LGAs slam live export ban

Federal Member for O’Connor Rick Wilson MP says local government authorities’ criticism of Labor’s planned prohibition of live sheep exports reflects the economic and social impact the ban would have on regional Western Australian communities.

“Leaders of the shires of Merredin, Wagin, Narrogin, Katanning and Albany have all voiced concerns about the impact the ban will have on their people,” Mr Wilson said.

“For as long as anybody can remember, the Wheatbelt and Great Southern regions of my electorate have been among the great sheep growing areas of the world.

“These proud agricultural regions were at the forefront of the Australian economy in the era when Australia rode on the sheep’s back; now Federal Labor is trying to kill off a staple of WA’s farming industry.”

A notice of motion is on the agenda of tonight’s City of Albany council meeting calling on the Commonwealth to reconsider its upcoming ban on live exports, and to “engage with industry stakeholders to develop sustainable solutions that ensure both the welfare of livestock and the continued and long-term viability of the agricultural and livestock transport sector”.

“The motion, set to be debated at the June council meeting, says the ban threatens “the viability of many rural communities in the face of an Australia-wide cost of living crisis,” Mr Wilson said.

“This development in Albany mirrors reaction from other communities in my electorate where live exports are a crucial component of regional economies.

“Workers in the entire supply chain – from shearers to livestock agents to truck drivers – stand to suffer, and with them their families and traders in the shires and towns that rely on their business.”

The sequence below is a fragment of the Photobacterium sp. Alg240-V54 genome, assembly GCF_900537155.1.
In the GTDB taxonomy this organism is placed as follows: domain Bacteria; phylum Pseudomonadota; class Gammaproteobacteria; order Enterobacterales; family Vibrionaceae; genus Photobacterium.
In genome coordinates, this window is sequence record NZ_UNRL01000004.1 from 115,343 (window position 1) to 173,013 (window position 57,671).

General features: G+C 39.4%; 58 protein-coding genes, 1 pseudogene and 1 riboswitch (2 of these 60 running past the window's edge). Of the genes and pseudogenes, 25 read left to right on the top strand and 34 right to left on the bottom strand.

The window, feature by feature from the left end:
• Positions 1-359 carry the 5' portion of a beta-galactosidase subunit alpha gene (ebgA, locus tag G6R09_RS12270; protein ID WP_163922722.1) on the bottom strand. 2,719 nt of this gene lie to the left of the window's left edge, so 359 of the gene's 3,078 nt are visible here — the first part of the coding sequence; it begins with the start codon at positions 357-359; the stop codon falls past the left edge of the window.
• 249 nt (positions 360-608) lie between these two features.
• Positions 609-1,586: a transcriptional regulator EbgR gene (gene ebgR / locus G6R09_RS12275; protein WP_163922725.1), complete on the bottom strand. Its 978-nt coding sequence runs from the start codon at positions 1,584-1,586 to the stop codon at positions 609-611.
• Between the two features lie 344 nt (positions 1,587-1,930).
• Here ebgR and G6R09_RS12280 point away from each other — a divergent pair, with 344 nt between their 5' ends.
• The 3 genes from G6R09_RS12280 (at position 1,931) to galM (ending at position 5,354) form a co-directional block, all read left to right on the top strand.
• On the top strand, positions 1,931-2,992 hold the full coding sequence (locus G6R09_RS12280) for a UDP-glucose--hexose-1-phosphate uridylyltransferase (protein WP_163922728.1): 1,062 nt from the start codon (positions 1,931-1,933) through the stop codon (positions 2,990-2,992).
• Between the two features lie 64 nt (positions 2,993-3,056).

On May 27, Katanning Shire president Kristy D’Aprile told ABC’s Country Hour that her community was “reeling from the announcement knowing that it’s going to have a significantly detrimental impact” on both farmers and “those supporting businesses and general households and the community as a whole”.

Councillor D’Aprile said Katanning was still “in shock”.

Katanning is Mr Wilson’s hometown, and he said that Cr D’Aprile’s statement was 100 per cent true.

On May 21, Narrogin Shire President Leigh Ballard said Labor’s industry transition package was “a severe blow to our region and the broader agricultural sector”.

“It fails to address the economic ramifications for our regional communities and undermines Australia's reputation as a reliable supplier of high-quality, sustainable produce,” Mr Ballard added.

On May 20, Shire of Merredin councillors voiced profound concern about the ban.

“Amid extensive media coverage, it appears that our federal representatives have prioritised the interests of a vocal, uninformed minority over those of our farmers, with seemingly little consideration for the devastating effects on rural communities,” a statement by the shire said.

“This decree jeopardises the livelihoods of countless generations of hard-working sheep farmers statewide, while also threatening the economic stability of rural towns reliant on servicing the agricultural sector.”

And on May 14, Shire of Wagin President Philip Blight said the town’s landmark Giant Ram, Bart, might be forced into retirement under a no-live-exports scenario.

"There is no point having a giant ram in a rural community that has no sheep," Cr Blight said.

Mr Wilson said that, unlike on the Gold Coast where the electorate office of Federal Agriculture Minister Murray Watt is located, or in Canberra where Nr Watt’s ministerial office is, agriculture is still king in the Wheatbelt and Great Southern regions of WA.

“We must never forget the contribution that rural communities make to Australian society and the national economy,” he said.

“Instead of killing off a viable and humane industry that earns export dollars for Australia and wasting millions of taxpayer dollars in a band-aid attempt at regional economic adjustment, Mr Watt must reconsider his live exports ban.

“The Federal Coalition will overturn the ban if elected at the next federal poll, and when that happens I’ll be among the first to congratulate the councillors, shire presidents and mayors who went in to bat for their regional WA communities.”

Mr Wilson’s electorate of O’Connor has the most local government authorities – 57 in all – of any federal electoral division.

 

Media contact: Chris Thomson, (08) 9842 2777; [email protected]

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